Yet what gets lost in this battle over accuracy and reliability is one fact, that these are machines and machines do fail or malfunction. Try as they might to manufacture systems that do not fail or malfunction these things can and do happen. There is no such thing as any diabetes device that works 100% of time without ever failing or going haywire. To put this in terms everyone can grasp think of your smartphone a device which works most of the time but they can and do malfunction. Now imagine if that smartphone basically held your life in its circuits.
Our concern here is where it always is, with the patients using the devices and systems. Let’s be honest the companies who make these devices companies like Dexcom and Medtronic spend tons of money to minimize risk. Medtronic just by way of example built in several fail safes to the 670G. This is not just prudent but also a sound business decision as the last thing any of these companies want is litigation.
To be honest we aren’t as sure about all the newcomers to this wacky world who are now dispensing advice. Yes, apps are sure cool but how many have undergone the rigors the FDA approval process. In the real-world patients are using these apps to make insulin dosing decisions.
We are particularly concerned with insulin pump patients as sensor augmented systems become more popular. While these tend to be more sophisticated patients the fact is a growing number seem clueless to the risk. Yes, many of us basically accept the fact that we are using devices that can and do malfunction it is a risk we are willing to take. However now with the approval of the 670G a growing number seem to believe you slap it turn it on and the system does the rest. We do not blame Medtronic for this perception but it does exist.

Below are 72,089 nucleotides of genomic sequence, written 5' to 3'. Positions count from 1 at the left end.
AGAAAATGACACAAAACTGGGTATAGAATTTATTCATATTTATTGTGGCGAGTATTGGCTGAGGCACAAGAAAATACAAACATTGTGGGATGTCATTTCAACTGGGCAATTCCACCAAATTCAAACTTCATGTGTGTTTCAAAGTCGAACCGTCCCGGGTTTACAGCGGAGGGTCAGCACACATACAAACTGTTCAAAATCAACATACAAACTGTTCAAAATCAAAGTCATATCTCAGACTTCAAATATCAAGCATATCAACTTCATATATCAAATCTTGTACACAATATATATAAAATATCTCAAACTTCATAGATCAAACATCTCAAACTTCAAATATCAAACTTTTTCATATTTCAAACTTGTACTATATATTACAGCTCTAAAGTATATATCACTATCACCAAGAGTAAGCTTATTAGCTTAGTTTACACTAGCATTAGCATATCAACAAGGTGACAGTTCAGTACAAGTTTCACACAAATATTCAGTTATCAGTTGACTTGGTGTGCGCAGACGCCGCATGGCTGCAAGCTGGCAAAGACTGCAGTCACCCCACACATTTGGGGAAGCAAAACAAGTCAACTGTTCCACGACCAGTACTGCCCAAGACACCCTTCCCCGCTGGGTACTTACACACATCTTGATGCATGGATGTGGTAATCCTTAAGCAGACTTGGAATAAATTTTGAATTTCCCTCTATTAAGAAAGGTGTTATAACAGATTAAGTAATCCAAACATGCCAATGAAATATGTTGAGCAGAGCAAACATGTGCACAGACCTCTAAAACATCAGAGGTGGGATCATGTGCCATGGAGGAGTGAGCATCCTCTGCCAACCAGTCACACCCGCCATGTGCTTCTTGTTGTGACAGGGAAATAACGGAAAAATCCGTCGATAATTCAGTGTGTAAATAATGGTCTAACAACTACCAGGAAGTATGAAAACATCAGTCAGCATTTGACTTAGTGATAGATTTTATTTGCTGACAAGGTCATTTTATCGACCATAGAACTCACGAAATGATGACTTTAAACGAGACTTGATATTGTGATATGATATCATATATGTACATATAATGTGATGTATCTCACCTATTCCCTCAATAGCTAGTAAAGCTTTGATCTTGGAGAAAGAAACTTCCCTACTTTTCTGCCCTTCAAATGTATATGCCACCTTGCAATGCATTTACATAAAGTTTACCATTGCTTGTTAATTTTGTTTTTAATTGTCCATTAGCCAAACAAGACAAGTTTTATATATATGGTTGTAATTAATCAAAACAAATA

Here is where things get a little complicated as the question is how does a company insure that a patient understands this risk without hurting sales. Equally complicated is the pace of innovation. While making an app go through the rigors of the FDA approval process seems like a good idea, this is a long and costly process.
Which brings us to the biggest question of all; can balance be brought to the system? Can patients be informed of the risk without making that risk seem overly draconian. As we have noted when these systems work as designed they do make the patients life easier and outcomes better. It’s when they fail or malfunction when the problems arrive.
Everyone keeps clamoring for newer and better systems. Many bitch that the FDA process is too slow and some have taken matters into their own hands. Yet this risk is very real and the patient should be informed of the risk they are taking. Listen most of us who fly understand yes there are risks but airplane crashes are rare events. The same is true with the drugs patients use although few read labels they are informed of the risk. Yet when it comes to devices particularly interconnected devices something needs to be done.